The three ministers responsible for representing their respective countries during the seemingly never-ending NAFTA talks (what round of talks is this, anyway? Third? Fourth? We forget…) met in Washington on Friday for a last-minute push toward the elusive “agreement in principle” that President Trump had hoped to unveil at this week’s pan-American summit in Lima, Peru.
However, despite the White House’s willingness to cave on one of its most controversial demands pertaining to automobile tariffs, the three sides once again failed to come to a consensus regarding the broad strokes of the deal. Now, Reuters is reporting that – while significant progress has been made this week – talks between the three countries aren’t advanced enough for a big announcement at this week’s summit, according to two people familiar with the discussions.
Talks to rework the North American Free Trade Agreement (NAFTA) are not advanced enough for the United States, Mexico and Canada to announce a deal “in principle” at this month’s Summit of the Americas in Lima, according to two people familiar with matter.
The ministers responsible for NAFTA met on Friday in Washington, and said progress had been made on reworking the accord.
But there was still too much to do unveil an agreement at the April 13-14 summit, the sources said, speaking on condition of anonymity due to the sensitivity of the matter.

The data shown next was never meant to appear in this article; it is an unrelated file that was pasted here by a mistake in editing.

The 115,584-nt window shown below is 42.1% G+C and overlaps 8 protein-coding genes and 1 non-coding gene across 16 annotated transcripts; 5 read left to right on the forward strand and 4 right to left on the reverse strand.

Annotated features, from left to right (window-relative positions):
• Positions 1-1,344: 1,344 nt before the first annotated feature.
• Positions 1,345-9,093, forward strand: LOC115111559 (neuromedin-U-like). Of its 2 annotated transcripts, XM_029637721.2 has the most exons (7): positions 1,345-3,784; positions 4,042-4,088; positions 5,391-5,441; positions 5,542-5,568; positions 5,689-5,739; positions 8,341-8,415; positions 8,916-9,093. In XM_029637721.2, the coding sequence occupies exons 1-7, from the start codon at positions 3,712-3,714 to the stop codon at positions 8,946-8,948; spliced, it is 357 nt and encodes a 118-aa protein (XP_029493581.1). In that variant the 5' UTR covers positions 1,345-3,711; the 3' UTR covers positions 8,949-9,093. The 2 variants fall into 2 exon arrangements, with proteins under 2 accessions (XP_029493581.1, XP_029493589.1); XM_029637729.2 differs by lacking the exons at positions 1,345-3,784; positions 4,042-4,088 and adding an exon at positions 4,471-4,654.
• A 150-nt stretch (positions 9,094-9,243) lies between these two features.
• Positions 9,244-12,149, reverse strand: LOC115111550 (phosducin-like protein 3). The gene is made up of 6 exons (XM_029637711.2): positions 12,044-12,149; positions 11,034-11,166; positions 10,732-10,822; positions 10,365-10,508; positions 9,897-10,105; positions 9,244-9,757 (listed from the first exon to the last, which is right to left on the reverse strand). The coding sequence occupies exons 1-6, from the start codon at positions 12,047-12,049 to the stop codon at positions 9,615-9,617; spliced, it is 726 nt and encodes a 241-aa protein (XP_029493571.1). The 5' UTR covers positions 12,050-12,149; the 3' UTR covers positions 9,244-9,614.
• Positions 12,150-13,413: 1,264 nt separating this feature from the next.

U.S. President Donald Trump, his Mexican counterpart Enrique Pena Nieto and Canadian Prime Minister Justin Trudeau are due to attend the Lima gathering, and officials have held out hope for substantive progress on the renegotiation before the meeting.
Spokespeople for the Mexican economy ministry and Canada’s foreign ministry declined to comment. A spokeswoman for the office of US Trade Representative Robert Lighthizer did not respond to a request for comment on Sunday.
Of course, this isn’t the first time the White House has hinted at the possibility of a breakthrough, only for it to swiftly be made apparent that the three sides remain about as far apart as they’ve ever been.